# How To Calculate Your Actual Investment Performance

Quick, do you know how much your investments earned last year? Are you certain? Well, if you relied on traditional methods to calculate your returns, you could be off, way off. The method most people use to calculate portfolio returns, regardless of the investment type, is by dividing the end value by the initial value; this method is also known as the Holding Period Return (HPR). If you deposited a lump sum, earned interest and/or dividends, and made no additional contributions or withdrawals, then using HPR is appropriate. However, if you are like most people, you make regular contributions to your savings, withdraw money for expenses, or both. In such cases, the HPR results in a less accurate evaluation of returns. The HPR is one of the simplest ways to measure performance, but is also the least accurate when there are cash flows such as additional contributions and withdrawals. When calculating performance, accuracy is critical because performance numbers are necessary to measure whether your investments have met your goals.

 Date Portfolio Market Value January 1 \$100,000 June 15 \$115,000 Includes \$20,000 contribution December 31 \$130,000 Holding Period Return (HPR) 30.00% Time Weighted Return (TWR) 7.39%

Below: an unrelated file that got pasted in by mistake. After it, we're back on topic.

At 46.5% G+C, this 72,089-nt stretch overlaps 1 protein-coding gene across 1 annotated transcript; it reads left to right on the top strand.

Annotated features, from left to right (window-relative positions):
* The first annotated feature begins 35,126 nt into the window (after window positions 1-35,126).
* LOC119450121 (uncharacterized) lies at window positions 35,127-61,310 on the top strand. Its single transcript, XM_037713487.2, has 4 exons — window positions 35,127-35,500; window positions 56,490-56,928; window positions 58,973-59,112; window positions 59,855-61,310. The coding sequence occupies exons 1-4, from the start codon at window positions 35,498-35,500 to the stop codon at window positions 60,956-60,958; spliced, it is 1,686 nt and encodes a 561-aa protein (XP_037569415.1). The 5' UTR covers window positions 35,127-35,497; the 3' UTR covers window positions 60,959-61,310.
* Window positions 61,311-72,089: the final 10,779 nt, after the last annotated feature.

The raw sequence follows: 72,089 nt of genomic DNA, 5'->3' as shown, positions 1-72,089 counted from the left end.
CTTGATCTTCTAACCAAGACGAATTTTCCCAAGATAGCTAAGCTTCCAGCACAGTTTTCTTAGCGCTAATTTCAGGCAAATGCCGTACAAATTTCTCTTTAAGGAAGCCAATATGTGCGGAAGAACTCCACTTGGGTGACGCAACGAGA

You’re probably wondering how TWR is calculated…

The TWR calculates a return for every period there is a cash flow, each period is called a sub-period, then the TWR links those sub-periods together through a process called chain-linking (similar to taking a weighted average). Using the example above, the return for the first sub-period (January – June 15) would be negative 5 percent; the return for the second sub-period (June 15 – December 31) would be 13.04 percent. The two sub-periods are chain-linked for a return of 7.39 percent. As you can see, the TWR is a more accurate method to measure performance because it is unaffected by cash flows. The biggest disadvantage of the TWR is that the portfolio must be valued anytime there is a cash flow; this is very difficult, if not impossible, for assets that do not have daily prices available such as real estate, private equity, and individual bonds. However, for investments held in accounts that are priced daily (i.e. IRAs, 401ks, savings accounts), it is best to use TWR in order to accurately measure performance.